A state Senate committee opens hearings tomorrow on Governor Rick Snyder’s tax reform proposals.
Altogether, two dozen tax breaks could disappear if the governor’s plan is adopted.
Ending the tax exemption for pensions has gotten a lot of attention, but the plan would also largely eliminate the use of tax breaks that encourage the re-use of old factories and historic buildings.
In downtown Lansing, construction workers have put the finishing touches on a brand-new parking garage that will serve people working in a new office complex.
Many of the people who use the garage will be workers employed by an insurance company that’s moved into a former power plant.
It has been redeveloped into a brick-and-glass office complex overlooking the Grand River.
The people who work in the complex can walk along the river to go eat and shop at a nearby farmers market. It has a small restaurant with a patio. It’s all helped spark more retail and residential development nearby.
Bob Trezise of the Lansing Economic Development Corporation says the project has helped change the downtown area:
"If we stood here five years ago, four years, there wasn’t much to look at," said Trezise."We had a dilapidated City Market. We had a power station 14 stories tall that has been vacant for decades. Nobody knew what to do about it. The properties around here were horribly contaminated. There were contaminants leaking into the river, our water supply. The riverwalk was deteriorating and, most importantly, we wouldn’t have seen any people."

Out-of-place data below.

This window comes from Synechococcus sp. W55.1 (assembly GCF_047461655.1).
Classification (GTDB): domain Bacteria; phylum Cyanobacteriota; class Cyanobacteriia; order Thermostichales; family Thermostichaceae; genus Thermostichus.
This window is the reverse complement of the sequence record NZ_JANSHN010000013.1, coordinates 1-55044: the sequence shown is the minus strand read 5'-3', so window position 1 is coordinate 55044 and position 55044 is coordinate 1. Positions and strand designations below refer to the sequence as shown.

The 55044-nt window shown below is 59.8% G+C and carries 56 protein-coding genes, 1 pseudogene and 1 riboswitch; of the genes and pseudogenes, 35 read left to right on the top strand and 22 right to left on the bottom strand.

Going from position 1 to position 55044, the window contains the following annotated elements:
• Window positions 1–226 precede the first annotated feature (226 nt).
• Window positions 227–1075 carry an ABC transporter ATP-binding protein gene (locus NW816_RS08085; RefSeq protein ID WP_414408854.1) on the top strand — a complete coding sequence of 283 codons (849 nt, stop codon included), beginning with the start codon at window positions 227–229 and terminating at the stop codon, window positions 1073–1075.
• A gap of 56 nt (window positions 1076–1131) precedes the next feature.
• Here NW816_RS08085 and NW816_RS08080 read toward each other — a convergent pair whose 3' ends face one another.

Trezise says fixing all that would not have been possible without a large and complex package of incentives, including long-term tax breaks for redeveloping abandoned industrial sites and historic properties.
Those tax breaks are among the ones headed for the scrap pile under Governor Snyder’s tax reform plans.
The governor says the problem with aggressively using tax breaks as an economic development tool is it’s a "buy now-pay later" approach to job creation.
And he says taxpayers are paying today for the ramped up use of credits since the 1980s:
"If you look at our tax credit model, literally we have $2 billion over the next few years that we have to pay for from the past," said Snyder.
At the same time, the state has a deficit of about $1.5 billion and has been underfunding pensions and other long-term commitments.
Snyder says that’s not sustainable for Michigan and for other states:
"If you have states continuing to use the incentive model and playing that game, at some point, people should be asking the question, 'are they going ultimately have to change their tax system, raise their tax rates to pay for these things?' And, if you’re a business, that could come out of your hide later," Snyder said.
But the governor does not want to take Michigan entirely out of the incentive business.
Snyder’s alternative largely replaces redevelopment tax breaks with a pay-as-you-go system.
Soon, it’s expected Snyder will ask the Legislature to appropriate money to a fund that will be controlled by the Michigan Economic Development Corporation.
Instead of tax credits, the state would offer grants, or cash up front, for projects deemed worthy.
Governor Snyder says the Legislature should compare its priorities, decide how much it values redevelopment, and then put that money right into the state budget.
But, that amount will be a lot less than what the state can promise in tax breaks.
Nancy Fineman is with the Michigan Historic Preservation Network:
"The tax credits have worked," says Fineman. "They’ve worked in Michigan. We see them working in 31 other states. Why fix something that isn’t broken?"
Fineman says less money, whether its grants or tax breaks, earmarked for redevelopment means fewer projects.
So, she says, environmental, preservation and conservation organizations are pushing for more money, or some kind of hybrid approach if the state is going to edge away from using tax policy as an economic development tool.